One of the things I always have in my freezer is puff pastry. In my opinion, puff pastry is one of those products that isn’t worth making because the store-bought version is so good. Someday I will try my hand and see how it goes, especially since I’ve been watching bakers on The Great British Baking Show do it for years and think, “it can’t be that hard.” But I know it is that hard so Pepperidge Farm is my go-to. I make lots of things with puff pastry although my husband would like it if I came up with something to make every day. My favorite way to use it is for turnovers and hand pies filled with fruit. They are easy to make, puff up to a crispy cloud of buttery goodness and with just a few ingredients, and you can easily whip up a filling that is equally delicious.
I usually have apples on hand and inevitably one or two are still left hanging out and in danger of getting overripe. This filling is the perfect way to avoid wasting fruit. For these I use honey crisp apples but any firm apple would work well. I would avoid super sweet ones like Delicious apples which can be too sweet and disintegrate while cooking. And if you wanted to swap-out apple for other fruit, like peaches when they are in season, you certainly can.
My grandmother used to make these when I was a little girl and I remember waiting patiently for them to come out of the oven only to wait even longer for them to cool. The filling is like molten lava right out of the oven so resist the urge to bit right into them or suffer the consequences!
This filling is pretty much my go-to for gallates, mini-pies and hand pies. I don’t always cook the filling for a larger apple pie but for the smaller ones, I always do to make sure the filling and crust are both cooked at the same time. If you have any leftover filling, it’s great on ice cream too. Once the turnovers are filled, a simple egg wash and a sprinkle of turbinado sugar finishes them off. I love topping baked goods with turbinado sugar (aka Sugar in the Raw) since it doesn’t melt in the oven and gives the finished product a nice crunch and an elegant look.
3 Small – medium firm, apples (see note above)
1 tbs Butter
¼ cup Brown sugar, firmly packed
3 tbs Water
1 tbs Corn starch
1 tbs Fresh lemon juice
1 tsp Cinnamon
Pinch Kosher salt
1 Egg, beaten with a little water for the egg wash
¼ cup Turbinado sugar for the top of each turnover
1 box Puff pastry (each box has two packages/sheets; each sheet of pastry will make four turnovers)
Defrost the puff pastry according to the package directions. I usually leave it on the counter while I am making the filling.
Preheat the oven to 400.
Peel, core and dice the apples. (I like a small dice for these, about ¼ inch.) In a skillet, melt the butter and cook the apples on low for about 4 – 5 minutes. Add the brown sugar, 1 tbs water, cinnamon and salt and cook till combined and the apples are fork tender, about another 4 – 5 minutes. Dissolve the corn starch in the remaining two tablespoons of water and then add to the apples. Mix well and bring to a gentle boil which will thicken the filling. Once it boils, immediately remove the filling from the heat and let it sit till the dough is ready to fill. You don’t want the filling to be pipping hot when you fill the dough or the butter in your dough will start to melt and make it difficult to work with. You can put the filling in the freezer for two minutes if you want to speed up the cooling.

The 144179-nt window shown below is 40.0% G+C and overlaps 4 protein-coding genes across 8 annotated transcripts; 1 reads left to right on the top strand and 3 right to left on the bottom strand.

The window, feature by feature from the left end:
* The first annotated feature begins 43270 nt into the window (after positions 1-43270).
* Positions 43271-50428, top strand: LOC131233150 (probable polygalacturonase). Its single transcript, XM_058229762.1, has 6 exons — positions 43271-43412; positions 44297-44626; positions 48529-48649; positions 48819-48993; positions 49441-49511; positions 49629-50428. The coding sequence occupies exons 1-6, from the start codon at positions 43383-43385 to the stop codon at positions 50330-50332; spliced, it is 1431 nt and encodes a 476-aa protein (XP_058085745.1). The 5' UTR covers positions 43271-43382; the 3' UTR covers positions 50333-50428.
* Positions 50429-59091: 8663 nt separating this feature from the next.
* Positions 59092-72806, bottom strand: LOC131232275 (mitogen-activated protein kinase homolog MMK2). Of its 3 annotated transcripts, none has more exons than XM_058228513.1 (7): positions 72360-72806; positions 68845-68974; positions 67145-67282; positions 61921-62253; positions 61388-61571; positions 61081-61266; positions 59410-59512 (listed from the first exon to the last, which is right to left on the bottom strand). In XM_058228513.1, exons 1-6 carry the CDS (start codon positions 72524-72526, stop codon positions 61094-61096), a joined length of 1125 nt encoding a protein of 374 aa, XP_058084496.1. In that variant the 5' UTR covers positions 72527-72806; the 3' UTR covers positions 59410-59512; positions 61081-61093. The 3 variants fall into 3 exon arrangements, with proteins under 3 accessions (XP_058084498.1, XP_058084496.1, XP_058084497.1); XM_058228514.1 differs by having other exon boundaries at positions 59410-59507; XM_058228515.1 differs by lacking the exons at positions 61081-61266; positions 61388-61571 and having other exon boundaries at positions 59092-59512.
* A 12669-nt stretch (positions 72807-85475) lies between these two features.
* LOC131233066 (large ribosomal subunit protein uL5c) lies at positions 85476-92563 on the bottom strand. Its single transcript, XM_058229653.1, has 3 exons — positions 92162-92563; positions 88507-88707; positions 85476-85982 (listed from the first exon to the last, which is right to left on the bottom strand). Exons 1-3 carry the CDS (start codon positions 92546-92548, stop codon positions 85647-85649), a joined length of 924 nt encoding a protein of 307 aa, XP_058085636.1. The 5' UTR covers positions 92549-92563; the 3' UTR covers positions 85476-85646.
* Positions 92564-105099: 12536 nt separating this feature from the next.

On a piece of parchment paper, unfold one package of pastry carefully. If it isn’t pliable, it’s not defrosted enough and you risk ripping it along the crease. I like to smooth the crease by putting another piece of parchment paper on top and lightly rolling the pastry with a rolling pin – don’t push too hard or you will kill the beautiful layers – but keeping the square shape. Cut the pastry sheet into four squares, filling each one with a spoonful of the apple filling. Brush the egg wash around the edges which will glue the sides together and fold over into a triangle. Gently seal the edges by pressing them together. For some added insurance to avoid any leakage during cooking, you can use a fork and press down on the edges (I dip my fork in a little flour to avoid it sticking to the pastry).
Transfer to a parchment lined baking sheet, cut a slit in the top to let the steam escape so the turnovers dont burst in the oven. Brush the top with the egg wash and sprinkle with the turbinado sugar. Repeat with the other pastry sheet and you should have eight beautiful turnovers!
Bake at 400, rotating the pan once, till the turnovers have puffed up, are golden brown, about 20 minutes. If there is some leakage, don’t worry, they will still taste amazing. These are best served within an hour or two when you make them in my opinion but they will keep for a day or two and reheat well. Enjoy!